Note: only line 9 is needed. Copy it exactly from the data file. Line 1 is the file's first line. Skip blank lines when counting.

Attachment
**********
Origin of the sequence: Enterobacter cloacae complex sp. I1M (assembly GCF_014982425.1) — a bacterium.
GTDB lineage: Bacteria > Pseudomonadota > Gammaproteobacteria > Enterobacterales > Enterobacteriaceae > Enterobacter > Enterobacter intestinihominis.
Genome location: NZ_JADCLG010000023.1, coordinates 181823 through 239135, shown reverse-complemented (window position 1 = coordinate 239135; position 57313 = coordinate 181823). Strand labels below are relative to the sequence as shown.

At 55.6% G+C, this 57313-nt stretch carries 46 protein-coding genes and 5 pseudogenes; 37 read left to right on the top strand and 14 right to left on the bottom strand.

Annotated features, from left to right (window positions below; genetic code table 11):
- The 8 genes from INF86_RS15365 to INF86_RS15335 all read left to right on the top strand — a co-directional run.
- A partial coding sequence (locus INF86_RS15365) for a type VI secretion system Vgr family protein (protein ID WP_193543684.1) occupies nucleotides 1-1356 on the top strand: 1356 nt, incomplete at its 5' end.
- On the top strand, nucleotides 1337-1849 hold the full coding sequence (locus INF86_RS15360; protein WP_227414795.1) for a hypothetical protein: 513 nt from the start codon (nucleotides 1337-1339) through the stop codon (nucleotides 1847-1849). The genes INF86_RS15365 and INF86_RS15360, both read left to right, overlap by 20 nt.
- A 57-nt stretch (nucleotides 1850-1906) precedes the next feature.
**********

- A 57-nt stretch (nucleotides 1850-1906) precedes the next feature.